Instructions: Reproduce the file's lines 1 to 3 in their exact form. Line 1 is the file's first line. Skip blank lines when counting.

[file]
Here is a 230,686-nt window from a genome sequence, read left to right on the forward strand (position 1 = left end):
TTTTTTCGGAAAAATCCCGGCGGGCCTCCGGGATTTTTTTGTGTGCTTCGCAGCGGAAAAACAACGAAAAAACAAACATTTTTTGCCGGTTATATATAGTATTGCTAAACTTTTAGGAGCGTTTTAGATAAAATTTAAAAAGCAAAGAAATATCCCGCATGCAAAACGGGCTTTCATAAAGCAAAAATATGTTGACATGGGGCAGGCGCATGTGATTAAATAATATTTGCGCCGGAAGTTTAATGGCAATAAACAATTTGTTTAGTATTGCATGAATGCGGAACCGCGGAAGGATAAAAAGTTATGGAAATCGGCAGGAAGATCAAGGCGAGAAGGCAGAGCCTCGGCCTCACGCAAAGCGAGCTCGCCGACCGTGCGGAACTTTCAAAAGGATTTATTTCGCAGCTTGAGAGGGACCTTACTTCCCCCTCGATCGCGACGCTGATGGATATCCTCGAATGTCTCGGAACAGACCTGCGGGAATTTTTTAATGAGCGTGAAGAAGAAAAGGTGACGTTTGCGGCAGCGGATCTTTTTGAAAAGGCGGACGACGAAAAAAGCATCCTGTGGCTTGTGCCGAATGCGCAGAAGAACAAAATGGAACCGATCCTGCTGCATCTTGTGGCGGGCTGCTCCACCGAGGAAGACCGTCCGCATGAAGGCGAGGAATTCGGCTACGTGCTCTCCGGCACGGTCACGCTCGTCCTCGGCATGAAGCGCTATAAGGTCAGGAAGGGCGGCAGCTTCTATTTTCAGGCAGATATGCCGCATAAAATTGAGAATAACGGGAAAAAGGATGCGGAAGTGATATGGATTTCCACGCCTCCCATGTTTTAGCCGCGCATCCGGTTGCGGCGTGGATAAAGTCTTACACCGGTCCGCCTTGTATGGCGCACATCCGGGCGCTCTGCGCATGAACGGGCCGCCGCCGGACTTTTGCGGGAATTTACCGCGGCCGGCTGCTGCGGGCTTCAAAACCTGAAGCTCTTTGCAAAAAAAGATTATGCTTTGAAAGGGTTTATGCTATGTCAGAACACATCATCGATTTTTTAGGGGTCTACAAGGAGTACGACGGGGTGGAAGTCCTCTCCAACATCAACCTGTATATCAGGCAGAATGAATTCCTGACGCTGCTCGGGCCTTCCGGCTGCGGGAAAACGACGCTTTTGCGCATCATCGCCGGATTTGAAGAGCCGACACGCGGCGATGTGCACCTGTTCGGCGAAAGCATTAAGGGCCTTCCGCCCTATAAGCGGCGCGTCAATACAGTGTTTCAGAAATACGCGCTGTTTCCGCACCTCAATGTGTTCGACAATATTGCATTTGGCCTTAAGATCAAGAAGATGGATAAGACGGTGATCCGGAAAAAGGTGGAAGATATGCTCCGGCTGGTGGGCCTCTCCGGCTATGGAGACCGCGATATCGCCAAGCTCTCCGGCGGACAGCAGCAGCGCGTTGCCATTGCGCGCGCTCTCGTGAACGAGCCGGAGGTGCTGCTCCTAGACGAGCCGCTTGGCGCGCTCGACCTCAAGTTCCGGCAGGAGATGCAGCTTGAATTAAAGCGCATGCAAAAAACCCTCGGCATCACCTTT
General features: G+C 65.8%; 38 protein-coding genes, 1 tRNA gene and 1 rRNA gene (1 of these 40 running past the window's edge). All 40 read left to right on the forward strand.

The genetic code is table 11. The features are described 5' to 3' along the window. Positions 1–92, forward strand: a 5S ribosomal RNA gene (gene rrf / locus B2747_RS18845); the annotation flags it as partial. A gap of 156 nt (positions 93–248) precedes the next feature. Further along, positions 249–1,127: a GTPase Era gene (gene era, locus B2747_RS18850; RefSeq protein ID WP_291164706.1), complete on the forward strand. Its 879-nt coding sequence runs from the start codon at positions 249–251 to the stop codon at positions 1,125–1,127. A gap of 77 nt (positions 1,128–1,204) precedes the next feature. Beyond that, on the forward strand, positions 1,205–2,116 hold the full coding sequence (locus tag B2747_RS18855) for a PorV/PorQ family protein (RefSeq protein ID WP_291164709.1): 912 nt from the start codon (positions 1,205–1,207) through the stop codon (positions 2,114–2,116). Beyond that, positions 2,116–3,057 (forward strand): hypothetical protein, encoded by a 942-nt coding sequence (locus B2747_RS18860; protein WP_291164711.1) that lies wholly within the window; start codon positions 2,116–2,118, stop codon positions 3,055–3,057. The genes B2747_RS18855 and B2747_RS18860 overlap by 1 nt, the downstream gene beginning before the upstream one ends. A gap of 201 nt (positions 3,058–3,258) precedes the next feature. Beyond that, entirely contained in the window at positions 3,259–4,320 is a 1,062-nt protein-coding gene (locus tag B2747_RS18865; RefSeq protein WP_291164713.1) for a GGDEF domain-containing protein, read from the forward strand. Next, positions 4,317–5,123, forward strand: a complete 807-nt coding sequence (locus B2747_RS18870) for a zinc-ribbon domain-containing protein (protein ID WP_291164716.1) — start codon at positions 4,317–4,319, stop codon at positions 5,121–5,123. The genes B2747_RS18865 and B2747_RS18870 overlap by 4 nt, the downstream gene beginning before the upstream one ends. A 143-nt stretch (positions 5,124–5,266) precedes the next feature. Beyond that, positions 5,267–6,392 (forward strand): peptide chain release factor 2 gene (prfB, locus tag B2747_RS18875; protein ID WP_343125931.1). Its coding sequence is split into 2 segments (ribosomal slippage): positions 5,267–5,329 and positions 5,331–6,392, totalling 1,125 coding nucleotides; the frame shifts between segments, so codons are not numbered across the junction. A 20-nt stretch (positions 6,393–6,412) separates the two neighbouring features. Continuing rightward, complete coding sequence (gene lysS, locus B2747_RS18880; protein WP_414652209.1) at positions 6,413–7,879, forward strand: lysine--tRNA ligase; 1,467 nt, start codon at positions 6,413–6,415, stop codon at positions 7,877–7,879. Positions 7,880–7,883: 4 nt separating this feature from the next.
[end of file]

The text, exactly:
Here is a 230,686-nt window from a genome sequence, read left to right on the forward strand (position 1 = left end):
TTTTTTCGGAAAAATCCCGGCGGGCCTCCGGGATTTTTTTGTGTGCTTCGCAGCGGAAAAACAACGAAAAAACAAACATTTTTTGCCGGTTATATATAGTATTGCTAAACTTTTAGGAGCGTTTTAGATAAAATTTAAAAAGCAAAGAAATATCCCGCATGCAAAACGGGCTTTCATAAAGCAAAAATATGTTGACATGGGGCAGGCGCATGTGATTAAATAATATTTGCGCCGGAAGTTTAATGGCAATAAACAATTTGTTTAGTATTGCATGAATGCGGAACCGCGGAAGGATAAAAAGTTATGGAAATCGGCAGGAAGATCAAGGCGAGAAGGCAGAGCCTCGGCCTCACGCAAAGCGAGCTCGCCGACCGTGCGGAACTTTCAAAAGGATTTATTTCGCAGCTTGAGAGGGACCTTACTTCCCCCTCGATCGCGACGCTGATGGATATCCTCGAATGTCTCGGAACAGACCTGCGGGAATTTTTTAATGAGCGTGAAGAAGAAAAGGTGACGTTTGCGGCAGCGGATCTTTTTGAAAAGGCGGACGACGAAAAAAGCATCCTGTGGCTTGTGCCGAATGCGCAGAAGAACAAAATGGAACCGATCCTGCTGCATCTTGTGGCGGGCTGCTCCACCGAGGAAGACCGTCCGCATGAAGGCGAGGAATTCGGCTACGTGCTCTCCGGCACGGTCACGCTCGTCCTCGGCATGAAGCGCTATAAGGTCAGGAAGGGCGGCAGCTTCTATTTTCAGGCAGATATGCCGCATAAAATTGAGAATAACGGGAAAAAGGATGCGGAAGTGATATGGATTTCCACGCCTCCCATGTTTTAGCCGCGCATCCGGTTGCGGCGTGGATAAAGTCTTACACCGGTCCGCCTTGTATGGCGCACATCCGGGCGCTCTGCGCATGAACGGGCCGCCGCCGGACTTTTGCGGGAATTTACCGCGGCCGGCTGCTGCGGGCTTCAAAACCTGAAGCTCTTTGCAAAAAAAGATTATGCTTTGAAAGGGTTTATGCTATGTCAGAACACATCATCGATTTTTTAGGGGTCTACAAGGAGTACGACGGGGTGGAAGTCCTCTCCAACATCAACCTGTATATCAGGCAGAATGAATTCCTGACGCTGCTCGGGCCTTCCGGCTGCGGGAAAACGACGCTTTTGCGCATCATCGCCGGATTTGAAGAGCCGACACGCGGCGATGTGCACCTGTTCGGCGAAAGCATTAAGGGCCTTCCGCCCTATAAGCGGCGCGTCAATACAGTGTTTCAGAAATACGCGCTGTTTCCGCACCTCAATGTGTTCGACAATATTGCATTTGGCCTTAAGATCAAGAAGATGGATAAGACGGTGATCCGGAAAAAGGTGGAAGATATGCTCCGGCTGGTGGGCCTCTCCGGCTATGGAGACCGCGATATCGCCAAGCTCTCCGGCGGACAGCAGCAGCGCGTTGCCATTGCGCGCGCTCTCGTGAACGAGCCGGAGGTGCTGCTCCTAGACGAGCCGCTTGGCGCGCTCGACCTCAAGTTCCGGCAGGAGATGCAGCTTGAATTAAAGCGCATGCAAAAAACCCTCGGCATCACCTTT
General features: G+C 65.8%; 38 protein-coding genes, 1 tRNA gene and 1 rRNA gene (1 of these 40 running past the window's edge). All 40 read left to right on the forward strand.